Dear Abby: I have just read the article from Mr. and Mrs. Ellington Mills, of Hot Springs, Ark., regarding the background music on TV programs that causes the dialogue to be drowned out.

I'm also perturbed by this same annoyance, but have found a solution. May I suggest that they run, not walk, to their TV store and purchase a new television set? I was not aware that approximately three years ago, manufacturers were required to put closed captioning on TV sets to assist the hearing impaired. Not only does this help the hearing impaired, but it also helps the viewer who does not have a hearing problem keep up with the dialogue. It's fabulous! It also helps when the phone rings and the TV must be put on mute, because the closed captioning is still on screen.While I'm on my soapbox, may I please praise the producers of TV programs and advertisers who use closed captioning. I have made a point to purchase items that are advertised that way.

My wish is that the older films have closed captioning added. It would be appreciated by the millions who use the service.

- Wanda A. Foster,

Fort Smith, Ark.

Dear Wanda Foster: I'm sure many readers will appreciate your helpful suggestion. As of July 1, 1993, all television sets 13 inches or larger made or sold in the United States have closed-caption decoders built inside - a tremendous boon to the more than 20 million people in the United States who suffer from some degree of hearing loss.

But closed captioning can also serve a wider population than the hearing impaired. It's an excellent teaching tool for recent immigrants who are struggling to learn English. The National Captioning Institute claims that a large percentage of caption decoders (which were sold separately before 1993) were purchased by Hispanic and Asian-Americans who find it easier to understand new idioms and expressions when they can read and hear them at the same time. It can also be a valuable teaching tool when used regularly in homes where there are children who are reading at or below fourth-grade levels.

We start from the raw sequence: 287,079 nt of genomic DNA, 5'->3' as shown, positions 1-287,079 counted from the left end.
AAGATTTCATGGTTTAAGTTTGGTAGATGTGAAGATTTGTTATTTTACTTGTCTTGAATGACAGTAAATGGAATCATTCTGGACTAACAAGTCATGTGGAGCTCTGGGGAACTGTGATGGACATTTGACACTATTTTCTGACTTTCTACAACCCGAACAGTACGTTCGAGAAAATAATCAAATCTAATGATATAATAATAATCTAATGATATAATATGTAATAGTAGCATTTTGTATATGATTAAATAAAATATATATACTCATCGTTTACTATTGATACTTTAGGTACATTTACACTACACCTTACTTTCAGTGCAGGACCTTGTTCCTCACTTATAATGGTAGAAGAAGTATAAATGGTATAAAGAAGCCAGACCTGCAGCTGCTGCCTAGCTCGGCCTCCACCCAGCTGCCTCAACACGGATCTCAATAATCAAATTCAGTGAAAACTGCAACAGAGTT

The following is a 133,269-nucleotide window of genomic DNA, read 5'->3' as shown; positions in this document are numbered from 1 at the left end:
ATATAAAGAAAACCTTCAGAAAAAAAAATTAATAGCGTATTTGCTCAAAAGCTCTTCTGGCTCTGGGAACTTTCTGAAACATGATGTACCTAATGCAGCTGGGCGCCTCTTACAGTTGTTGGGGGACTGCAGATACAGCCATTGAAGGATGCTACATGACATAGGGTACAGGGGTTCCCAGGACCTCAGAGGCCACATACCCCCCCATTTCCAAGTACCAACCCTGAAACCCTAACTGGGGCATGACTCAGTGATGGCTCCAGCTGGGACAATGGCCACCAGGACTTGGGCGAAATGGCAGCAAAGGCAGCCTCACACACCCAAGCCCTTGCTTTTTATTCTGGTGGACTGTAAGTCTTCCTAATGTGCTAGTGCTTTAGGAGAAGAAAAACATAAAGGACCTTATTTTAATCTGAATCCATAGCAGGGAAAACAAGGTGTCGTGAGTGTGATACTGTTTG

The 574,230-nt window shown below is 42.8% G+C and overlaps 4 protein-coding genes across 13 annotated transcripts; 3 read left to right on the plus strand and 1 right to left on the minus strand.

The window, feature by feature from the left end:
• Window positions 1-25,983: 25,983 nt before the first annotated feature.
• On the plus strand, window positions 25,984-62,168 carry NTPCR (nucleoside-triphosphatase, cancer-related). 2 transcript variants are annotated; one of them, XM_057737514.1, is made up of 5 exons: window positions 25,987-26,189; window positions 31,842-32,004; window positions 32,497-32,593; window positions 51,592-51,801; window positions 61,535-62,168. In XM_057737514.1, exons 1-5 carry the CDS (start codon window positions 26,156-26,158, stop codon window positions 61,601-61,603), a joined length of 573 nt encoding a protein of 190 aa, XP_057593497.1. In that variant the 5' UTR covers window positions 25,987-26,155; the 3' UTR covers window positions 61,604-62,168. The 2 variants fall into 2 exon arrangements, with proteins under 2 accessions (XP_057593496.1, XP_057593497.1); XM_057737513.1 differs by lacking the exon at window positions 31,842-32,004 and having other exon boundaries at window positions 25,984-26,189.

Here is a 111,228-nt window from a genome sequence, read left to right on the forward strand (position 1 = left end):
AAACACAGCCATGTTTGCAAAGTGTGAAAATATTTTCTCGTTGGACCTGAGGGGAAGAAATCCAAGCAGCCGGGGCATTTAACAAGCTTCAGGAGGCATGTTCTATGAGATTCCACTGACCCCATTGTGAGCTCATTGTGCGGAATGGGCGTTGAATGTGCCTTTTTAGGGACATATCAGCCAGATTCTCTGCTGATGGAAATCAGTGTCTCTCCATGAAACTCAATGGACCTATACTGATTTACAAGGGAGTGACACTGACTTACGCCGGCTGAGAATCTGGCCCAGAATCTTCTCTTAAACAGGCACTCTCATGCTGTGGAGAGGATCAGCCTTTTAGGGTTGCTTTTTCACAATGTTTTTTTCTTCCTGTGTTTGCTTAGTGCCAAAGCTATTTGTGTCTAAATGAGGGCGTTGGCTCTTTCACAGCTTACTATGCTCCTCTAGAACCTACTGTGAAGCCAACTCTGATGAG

Anyone who is interested in learning more about closed caption technology should contact the National Captioning Institute Inc., 1900 Gallows Road, Vienna, VA 22182. NCI has two toll-free numbers: 1-800-533-9673 for hearing people and 1-800-950-0958 for deaf and speech-impaired people.

I wouldn't be doing my job, however, if I didn't point out that anyone who's experiencing difficulty hearing favorite TV programs (or the dialogue in movie theaters) should schedule an appointment with his or her physician for a hearing examination. Special earphones are available for use in homes, theaters and concert halls that clarify sound and greatly reduce this annoying problem.

Dear Abby: In response to the letter you printed from a secretary who said she frequently sees "20's," "50's," "80's," etc. written in error, it's not necessarily a mistake. Although such expressions are not possessive or contractions, as she correctly stated, some publications - most prominently The New York Times - have adopted the apostrophe as a matter of style.

Some publications choose to spell out the words. The Asbury Park Press, which has published your column for decades, follows the guidelines in "The Associated Press Stylebook," which call for an apostrophe at the beginning of the numerals, as you said '96 necessitates. We write '20s, '50s, '80s and '96.

- Wally Patrick, copy editor,

Asbury Park Press, Neptune, N.J.

Dear Wally: I received an avalanche of critical letters for my statement concerning apostrophes. Thank you for restoring my self-confidence.

Abby shares more of her favorite, easy-to-prepare recipes. To order, send a business-size, self-addressed envelope, plus check or money order for $3.95 ($4.50 in Canada) to: Dear Abby, More Favorite Recipes, P.O. Box 447, Mount Morris, IL 61054-0447. (Postage is included.)

1996 Universal Press Syndicate



All of the Dear Abby columns since 1988 are available online. Search for "DEAR ABBY" in the Lifestyle section and the Deseret News archives.